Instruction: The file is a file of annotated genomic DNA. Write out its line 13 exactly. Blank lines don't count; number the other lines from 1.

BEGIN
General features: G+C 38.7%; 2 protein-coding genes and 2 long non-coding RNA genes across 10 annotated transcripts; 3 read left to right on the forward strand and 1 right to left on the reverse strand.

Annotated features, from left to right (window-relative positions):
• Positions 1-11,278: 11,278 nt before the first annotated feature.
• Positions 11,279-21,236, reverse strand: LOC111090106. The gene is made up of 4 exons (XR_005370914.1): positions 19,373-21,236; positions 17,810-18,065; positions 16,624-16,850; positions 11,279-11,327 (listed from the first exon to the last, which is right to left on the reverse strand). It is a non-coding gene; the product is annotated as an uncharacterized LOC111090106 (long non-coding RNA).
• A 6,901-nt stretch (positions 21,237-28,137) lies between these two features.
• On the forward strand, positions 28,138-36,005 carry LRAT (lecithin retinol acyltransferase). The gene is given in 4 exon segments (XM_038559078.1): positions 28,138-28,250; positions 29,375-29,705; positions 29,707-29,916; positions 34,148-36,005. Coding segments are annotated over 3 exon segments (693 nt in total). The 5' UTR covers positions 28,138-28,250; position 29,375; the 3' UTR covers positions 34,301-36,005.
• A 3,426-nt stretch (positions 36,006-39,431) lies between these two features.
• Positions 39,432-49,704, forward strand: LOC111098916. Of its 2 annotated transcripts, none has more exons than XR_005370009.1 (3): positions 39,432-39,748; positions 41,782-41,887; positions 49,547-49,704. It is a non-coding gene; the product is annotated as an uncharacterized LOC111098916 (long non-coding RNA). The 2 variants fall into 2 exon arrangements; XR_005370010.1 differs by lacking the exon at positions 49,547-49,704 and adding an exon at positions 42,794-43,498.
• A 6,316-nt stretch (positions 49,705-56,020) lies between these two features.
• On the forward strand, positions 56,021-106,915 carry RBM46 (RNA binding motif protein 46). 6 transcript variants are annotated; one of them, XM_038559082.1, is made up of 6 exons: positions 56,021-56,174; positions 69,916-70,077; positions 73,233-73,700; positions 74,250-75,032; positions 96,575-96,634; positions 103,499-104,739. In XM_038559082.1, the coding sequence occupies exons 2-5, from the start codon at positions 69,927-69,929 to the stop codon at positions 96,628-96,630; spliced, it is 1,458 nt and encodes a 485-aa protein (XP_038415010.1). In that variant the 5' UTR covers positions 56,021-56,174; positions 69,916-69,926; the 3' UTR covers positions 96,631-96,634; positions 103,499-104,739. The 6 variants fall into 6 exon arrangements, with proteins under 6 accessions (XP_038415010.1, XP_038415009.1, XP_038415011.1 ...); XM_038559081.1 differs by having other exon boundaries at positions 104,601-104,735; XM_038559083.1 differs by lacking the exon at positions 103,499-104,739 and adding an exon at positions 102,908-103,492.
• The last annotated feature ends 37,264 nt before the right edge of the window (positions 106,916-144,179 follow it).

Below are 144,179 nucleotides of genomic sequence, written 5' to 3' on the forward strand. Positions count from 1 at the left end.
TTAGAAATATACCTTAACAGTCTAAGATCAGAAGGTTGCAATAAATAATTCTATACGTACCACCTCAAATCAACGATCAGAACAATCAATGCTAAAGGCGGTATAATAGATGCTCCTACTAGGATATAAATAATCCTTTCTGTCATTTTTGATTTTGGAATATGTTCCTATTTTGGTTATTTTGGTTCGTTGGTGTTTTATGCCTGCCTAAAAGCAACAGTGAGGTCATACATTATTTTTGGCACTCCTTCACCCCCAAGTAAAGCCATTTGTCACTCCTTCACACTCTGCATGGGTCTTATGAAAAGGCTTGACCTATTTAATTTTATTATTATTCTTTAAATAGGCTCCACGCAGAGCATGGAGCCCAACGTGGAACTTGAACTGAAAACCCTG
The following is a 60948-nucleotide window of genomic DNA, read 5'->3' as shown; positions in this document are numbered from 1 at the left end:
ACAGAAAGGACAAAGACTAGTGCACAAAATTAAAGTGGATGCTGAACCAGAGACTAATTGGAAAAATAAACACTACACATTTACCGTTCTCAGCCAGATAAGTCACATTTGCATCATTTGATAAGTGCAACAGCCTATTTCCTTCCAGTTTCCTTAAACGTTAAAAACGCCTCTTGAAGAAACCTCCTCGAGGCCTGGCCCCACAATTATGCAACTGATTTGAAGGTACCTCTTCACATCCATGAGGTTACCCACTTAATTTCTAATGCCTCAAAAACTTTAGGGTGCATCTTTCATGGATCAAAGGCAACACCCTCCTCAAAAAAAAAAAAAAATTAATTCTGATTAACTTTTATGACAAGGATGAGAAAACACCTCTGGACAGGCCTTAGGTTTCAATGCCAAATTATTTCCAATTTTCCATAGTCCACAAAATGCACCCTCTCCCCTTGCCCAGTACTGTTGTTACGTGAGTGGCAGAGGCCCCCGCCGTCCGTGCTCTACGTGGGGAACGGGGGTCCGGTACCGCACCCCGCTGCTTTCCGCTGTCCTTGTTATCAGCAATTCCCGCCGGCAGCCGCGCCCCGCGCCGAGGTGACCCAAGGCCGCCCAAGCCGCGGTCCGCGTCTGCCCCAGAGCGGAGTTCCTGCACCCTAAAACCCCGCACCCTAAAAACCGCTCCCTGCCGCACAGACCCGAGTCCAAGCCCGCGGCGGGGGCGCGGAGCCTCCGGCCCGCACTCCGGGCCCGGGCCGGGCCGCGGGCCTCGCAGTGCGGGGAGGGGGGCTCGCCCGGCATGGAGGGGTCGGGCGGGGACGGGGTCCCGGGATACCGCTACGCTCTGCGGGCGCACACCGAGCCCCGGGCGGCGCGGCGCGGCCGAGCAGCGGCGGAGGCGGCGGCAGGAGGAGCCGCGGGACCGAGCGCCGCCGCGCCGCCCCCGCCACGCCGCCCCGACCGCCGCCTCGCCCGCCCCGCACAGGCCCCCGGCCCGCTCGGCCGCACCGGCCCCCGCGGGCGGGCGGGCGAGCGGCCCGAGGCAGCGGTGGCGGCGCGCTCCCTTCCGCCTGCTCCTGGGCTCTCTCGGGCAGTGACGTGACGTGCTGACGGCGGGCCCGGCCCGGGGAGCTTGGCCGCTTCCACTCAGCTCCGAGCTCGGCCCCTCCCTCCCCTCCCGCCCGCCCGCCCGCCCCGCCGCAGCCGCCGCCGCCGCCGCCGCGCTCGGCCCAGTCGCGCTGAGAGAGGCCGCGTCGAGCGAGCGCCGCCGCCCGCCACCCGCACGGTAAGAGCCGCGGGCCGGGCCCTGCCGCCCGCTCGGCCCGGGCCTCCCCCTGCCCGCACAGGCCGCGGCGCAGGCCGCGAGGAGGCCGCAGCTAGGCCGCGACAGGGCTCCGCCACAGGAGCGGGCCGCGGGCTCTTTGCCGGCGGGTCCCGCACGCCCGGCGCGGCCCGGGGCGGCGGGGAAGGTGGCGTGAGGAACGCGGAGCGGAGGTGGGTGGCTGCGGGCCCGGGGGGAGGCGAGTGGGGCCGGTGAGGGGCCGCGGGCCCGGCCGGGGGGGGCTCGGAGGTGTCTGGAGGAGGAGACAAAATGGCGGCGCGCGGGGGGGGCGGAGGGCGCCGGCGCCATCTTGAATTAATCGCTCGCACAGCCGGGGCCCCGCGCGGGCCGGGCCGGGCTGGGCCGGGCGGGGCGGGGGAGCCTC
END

TTAGAAATATACCTTAACAGTCTAAGATCAGAAGGTTGCAATAAATAATTCTATACGTACCACCTCAAATCAACGATCAGAACAATCAATGCTAAAGGCGGTATAATAGATGCTCCTACTAGGATATAAATAATCCTTTCTGTCATTTTTGATTTTGGAATATGTTCCTATTTTGGTTATTTTGGTTCGTTGGTGTTTTATGCCTGCCTAAAAGCAACAGTGAGGTCATACATTATTTTTGGCACTCCTTCACCCCCAAGTAAAGCCATTTGTCACTCCTTCACACTCTGCATGGGTCTTATGAAAAGGCTTGACCTATTTAATTTTATTATTATTCTTTAAATAGGCTCCACGCAGAGCATGGAGCCCAACGTGGAACTTGAACTGAAAACCCTG